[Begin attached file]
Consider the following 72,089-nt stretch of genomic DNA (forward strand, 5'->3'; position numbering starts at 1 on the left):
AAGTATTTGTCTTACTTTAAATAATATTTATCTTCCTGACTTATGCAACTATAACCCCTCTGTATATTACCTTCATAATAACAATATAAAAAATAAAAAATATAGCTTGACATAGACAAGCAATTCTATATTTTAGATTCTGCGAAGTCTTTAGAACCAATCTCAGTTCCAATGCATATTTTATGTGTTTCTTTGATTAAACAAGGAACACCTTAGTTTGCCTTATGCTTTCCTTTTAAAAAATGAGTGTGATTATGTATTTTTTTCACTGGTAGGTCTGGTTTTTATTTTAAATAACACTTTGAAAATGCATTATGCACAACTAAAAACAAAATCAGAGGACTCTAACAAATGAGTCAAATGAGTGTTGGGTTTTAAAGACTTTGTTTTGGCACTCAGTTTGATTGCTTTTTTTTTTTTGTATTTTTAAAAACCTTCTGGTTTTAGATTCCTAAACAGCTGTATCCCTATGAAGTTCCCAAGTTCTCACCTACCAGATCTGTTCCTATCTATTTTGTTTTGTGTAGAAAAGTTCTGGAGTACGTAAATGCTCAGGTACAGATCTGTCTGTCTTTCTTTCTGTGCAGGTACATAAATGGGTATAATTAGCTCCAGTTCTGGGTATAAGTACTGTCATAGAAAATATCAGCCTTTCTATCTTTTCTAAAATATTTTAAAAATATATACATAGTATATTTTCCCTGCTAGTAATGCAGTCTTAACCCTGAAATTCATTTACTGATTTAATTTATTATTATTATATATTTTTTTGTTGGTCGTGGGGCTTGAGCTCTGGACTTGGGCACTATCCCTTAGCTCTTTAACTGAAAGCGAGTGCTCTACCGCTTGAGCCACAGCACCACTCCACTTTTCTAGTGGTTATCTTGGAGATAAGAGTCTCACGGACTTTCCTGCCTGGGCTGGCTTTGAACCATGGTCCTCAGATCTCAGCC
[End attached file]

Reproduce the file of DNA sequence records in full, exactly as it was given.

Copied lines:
Consider the following 72,089-nt stretch of genomic DNA (forward strand, 5'->3'; position numbering starts at 1 on the left):
AAGTATTTGTCTTACTTTAAATAATATTTATCTTCCTGACTTATGCAACTATAACCCCTCTGTATATTACCTTCATAATAACAATATAAAAAATAAAAAATATAGCTTGACATAGACAAGCAATTCTATATTTTAGATTCTGCGAAGTCTTTAGAACCAATCTCAGTTCCAATGCATATTTTATGTGTTTCTTTGATTAAACAAGGAACACCTTAGTTTGCCTTATGCTTTCCTTTTAAAAAATGAGTGTGATTATGTATTTTTTTCACTGGTAGGTCTGGTTTTTATTTTAAATAACACTTTGAAAATGCATTATGCACAACTAAAAACAAAATCAGAGGACTCTAACAAATGAGTCAAATGAGTGTTGGGTTTTAAAGACTTTGTTTTGGCACTCAGTTTGATTGCTTTTTTTTTTTTGTATTTTTAAAAACCTTCTGGTTTTAGATTCCTAAACAGCTGTATCCCTATGAAGTTCCCAAGTTCTCACCTACCAGATCTGTTCCTATCTATTTTGTTTTGTGTAGAAAAGTTCTGGAGTACGTAAATGCTCAGGTACAGATCTGTCTGTCTTTCTTTCTGTGCAGGTACATAAATGGGTATAATTAGCTCCAGTTCTGGGTATAAGTACTGTCATAGAAAATATCAGCCTTTCTATCTTTTCTAAAATATTTTAAAAATATATACATAGTATATTTTCCCTGCTAGTAATGCAGTCTTAACCCTGAAATTCATTTACTGATTTAATTTATTATTATTATATATTTTTTTGTTGGTCGTGGGGCTTGAGCTCTGGACTTGGGCACTATCCCTTAGCTCTTTAACTGAAAGCGAGTGCTCTACCGCTTGAGCCACAGCACCACTCCACTTTTCTAGTGGTTATCTTGGAGATAAGAGTCTCACGGACTTTCCTGCCTGGGCTGGCTTTGAACCATGGTCCTCAGATCTCAGCC